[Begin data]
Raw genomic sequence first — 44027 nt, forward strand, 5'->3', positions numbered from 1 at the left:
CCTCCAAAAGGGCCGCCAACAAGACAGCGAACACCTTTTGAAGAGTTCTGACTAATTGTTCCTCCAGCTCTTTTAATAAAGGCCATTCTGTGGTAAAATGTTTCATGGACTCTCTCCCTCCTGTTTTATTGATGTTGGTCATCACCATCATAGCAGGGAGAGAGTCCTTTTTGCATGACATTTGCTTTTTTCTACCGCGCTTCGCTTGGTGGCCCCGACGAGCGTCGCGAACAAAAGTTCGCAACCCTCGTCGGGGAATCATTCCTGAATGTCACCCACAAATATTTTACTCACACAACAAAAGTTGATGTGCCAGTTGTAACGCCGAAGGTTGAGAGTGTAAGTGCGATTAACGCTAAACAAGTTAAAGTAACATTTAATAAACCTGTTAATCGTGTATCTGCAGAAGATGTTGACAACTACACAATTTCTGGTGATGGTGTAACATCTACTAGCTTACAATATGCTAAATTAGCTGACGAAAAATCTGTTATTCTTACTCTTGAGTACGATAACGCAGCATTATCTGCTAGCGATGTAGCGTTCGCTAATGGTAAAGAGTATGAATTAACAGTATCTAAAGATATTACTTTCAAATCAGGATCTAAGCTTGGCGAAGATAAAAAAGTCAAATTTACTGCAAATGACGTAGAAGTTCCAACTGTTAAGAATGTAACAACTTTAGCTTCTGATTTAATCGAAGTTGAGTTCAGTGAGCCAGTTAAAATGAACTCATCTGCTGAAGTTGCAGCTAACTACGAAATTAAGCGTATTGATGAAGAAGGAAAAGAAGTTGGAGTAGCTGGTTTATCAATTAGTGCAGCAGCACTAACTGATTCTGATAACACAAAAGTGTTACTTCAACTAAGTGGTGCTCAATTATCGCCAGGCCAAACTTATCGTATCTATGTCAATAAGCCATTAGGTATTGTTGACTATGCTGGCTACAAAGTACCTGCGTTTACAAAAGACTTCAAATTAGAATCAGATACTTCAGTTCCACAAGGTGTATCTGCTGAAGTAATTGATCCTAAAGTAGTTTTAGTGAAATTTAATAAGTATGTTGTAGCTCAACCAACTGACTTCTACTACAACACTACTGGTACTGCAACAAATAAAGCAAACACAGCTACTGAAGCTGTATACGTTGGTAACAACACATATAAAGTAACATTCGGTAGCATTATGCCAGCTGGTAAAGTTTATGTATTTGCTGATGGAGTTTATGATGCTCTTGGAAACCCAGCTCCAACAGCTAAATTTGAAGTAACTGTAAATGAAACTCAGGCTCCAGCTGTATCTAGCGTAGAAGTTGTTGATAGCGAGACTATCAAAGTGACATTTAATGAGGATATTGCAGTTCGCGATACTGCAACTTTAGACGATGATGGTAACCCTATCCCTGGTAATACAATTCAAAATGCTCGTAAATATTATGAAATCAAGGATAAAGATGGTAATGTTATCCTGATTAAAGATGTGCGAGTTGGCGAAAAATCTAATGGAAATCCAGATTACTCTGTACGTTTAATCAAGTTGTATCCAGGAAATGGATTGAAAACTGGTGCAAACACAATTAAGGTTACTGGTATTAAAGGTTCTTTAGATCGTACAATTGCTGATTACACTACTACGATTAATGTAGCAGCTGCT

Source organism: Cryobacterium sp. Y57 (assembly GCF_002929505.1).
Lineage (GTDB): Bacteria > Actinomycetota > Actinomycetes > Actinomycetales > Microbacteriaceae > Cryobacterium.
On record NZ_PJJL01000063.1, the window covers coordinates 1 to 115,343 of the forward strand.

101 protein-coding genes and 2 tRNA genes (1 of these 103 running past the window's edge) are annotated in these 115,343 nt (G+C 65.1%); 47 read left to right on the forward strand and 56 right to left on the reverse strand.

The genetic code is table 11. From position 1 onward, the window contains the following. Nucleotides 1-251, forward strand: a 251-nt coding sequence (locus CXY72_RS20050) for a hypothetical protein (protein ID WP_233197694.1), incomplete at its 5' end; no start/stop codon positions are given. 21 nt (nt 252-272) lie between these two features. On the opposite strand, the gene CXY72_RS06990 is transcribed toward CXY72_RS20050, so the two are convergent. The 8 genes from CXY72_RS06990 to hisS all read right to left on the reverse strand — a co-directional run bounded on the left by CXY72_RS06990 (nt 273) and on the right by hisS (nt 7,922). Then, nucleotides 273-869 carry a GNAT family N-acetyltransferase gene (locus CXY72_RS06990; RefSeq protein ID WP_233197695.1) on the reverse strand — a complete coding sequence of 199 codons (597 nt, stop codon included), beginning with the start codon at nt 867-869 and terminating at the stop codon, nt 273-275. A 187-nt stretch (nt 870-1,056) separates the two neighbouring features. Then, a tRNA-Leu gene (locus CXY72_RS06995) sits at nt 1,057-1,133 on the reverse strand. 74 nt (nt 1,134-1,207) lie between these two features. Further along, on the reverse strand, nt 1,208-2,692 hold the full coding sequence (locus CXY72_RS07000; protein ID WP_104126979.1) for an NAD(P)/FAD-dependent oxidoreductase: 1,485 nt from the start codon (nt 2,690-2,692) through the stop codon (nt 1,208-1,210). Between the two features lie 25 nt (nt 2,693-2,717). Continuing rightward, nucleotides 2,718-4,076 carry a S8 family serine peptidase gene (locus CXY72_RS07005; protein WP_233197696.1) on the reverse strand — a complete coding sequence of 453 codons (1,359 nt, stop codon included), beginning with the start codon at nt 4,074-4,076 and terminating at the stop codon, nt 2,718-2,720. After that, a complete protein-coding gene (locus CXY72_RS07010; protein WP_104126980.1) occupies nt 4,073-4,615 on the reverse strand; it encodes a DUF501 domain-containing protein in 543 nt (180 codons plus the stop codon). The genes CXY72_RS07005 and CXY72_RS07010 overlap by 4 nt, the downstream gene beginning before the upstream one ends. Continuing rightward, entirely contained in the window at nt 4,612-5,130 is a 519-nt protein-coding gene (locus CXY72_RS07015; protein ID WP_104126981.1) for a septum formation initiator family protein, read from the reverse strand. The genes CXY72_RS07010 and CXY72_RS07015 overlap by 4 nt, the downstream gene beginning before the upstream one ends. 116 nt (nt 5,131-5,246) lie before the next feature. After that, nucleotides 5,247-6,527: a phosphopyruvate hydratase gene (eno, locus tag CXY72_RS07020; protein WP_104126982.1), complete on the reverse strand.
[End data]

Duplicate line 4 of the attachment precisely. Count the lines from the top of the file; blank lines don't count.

Lineage (GTDB): Bacteria > Actinomycetota > Actinomycetes > Actinomycetales > Microbacteriaceae > Cryobacterium.